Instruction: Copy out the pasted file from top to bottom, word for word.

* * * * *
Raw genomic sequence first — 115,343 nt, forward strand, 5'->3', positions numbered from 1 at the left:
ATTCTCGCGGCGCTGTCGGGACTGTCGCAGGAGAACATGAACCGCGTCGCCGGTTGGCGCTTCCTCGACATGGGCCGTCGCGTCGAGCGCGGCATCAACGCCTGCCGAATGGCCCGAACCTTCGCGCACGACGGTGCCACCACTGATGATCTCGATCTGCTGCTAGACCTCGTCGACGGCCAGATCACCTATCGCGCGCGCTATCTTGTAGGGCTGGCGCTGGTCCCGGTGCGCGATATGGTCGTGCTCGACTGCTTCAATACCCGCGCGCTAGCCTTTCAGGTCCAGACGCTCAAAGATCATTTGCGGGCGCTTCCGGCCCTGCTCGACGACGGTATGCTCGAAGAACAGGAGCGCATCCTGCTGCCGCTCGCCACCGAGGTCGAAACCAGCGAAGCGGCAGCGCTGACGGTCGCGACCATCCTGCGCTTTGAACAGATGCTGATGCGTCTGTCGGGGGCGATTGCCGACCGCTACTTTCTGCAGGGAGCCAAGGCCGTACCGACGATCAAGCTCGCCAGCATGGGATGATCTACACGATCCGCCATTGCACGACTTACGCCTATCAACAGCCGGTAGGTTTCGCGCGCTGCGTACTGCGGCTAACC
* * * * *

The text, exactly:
Raw genomic sequence first — 115,343 nt, forward strand, 5'->3', positions numbered from 1 at the left:
ATTCTCGCGGCGCTGTCGGGACTGTCGCAGGAGAACATGAACCGCGTCGCCGGTTGGCGCTTCCTCGACATGGGCCGTCGCGTCGAGCGCGGCATCAACGCCTGCCGAATGGCCCGAACCTTCGCGCACGACGGTGCCACCACTGATGATCTCGATCTGCTGCTAGACCTCGTCGACGGCCAGATCACCTATCGCGCGCGCTATCTTGTAGGGCTGGCGCTGGTCCCGGTGCGCGATATGGTCGTGCTCGACTGCTTCAATACCCGCGCGCTAGCCTTTCAGGTCCAGACGCTCAAAGATCATTTGCGGGCGCTTCCGGCCCTGCTCGACGACGGTATGCTCGAAGAACAGGAGCGCATCCTGCTGCCGCTCGCCACCGAGGTCGAAACCAGCGAAGCGGCAGCGCTGACGGTCGCGACCATCCTGCGCTTTGAACAGATGCTGATGCGTCTGTCGGGGGCGATTGCCGACCGCTACTTTCTGCAGGGAGCCAAGGCCGTACCGACGATCAAGCTCGCCAGCATGGGATGATCTACACGATCCGCCATTGCACGACTTACGCCTATCAACAGCCGGTAGGTTTCGCGCGCTGCGTACTGCGGCTAACC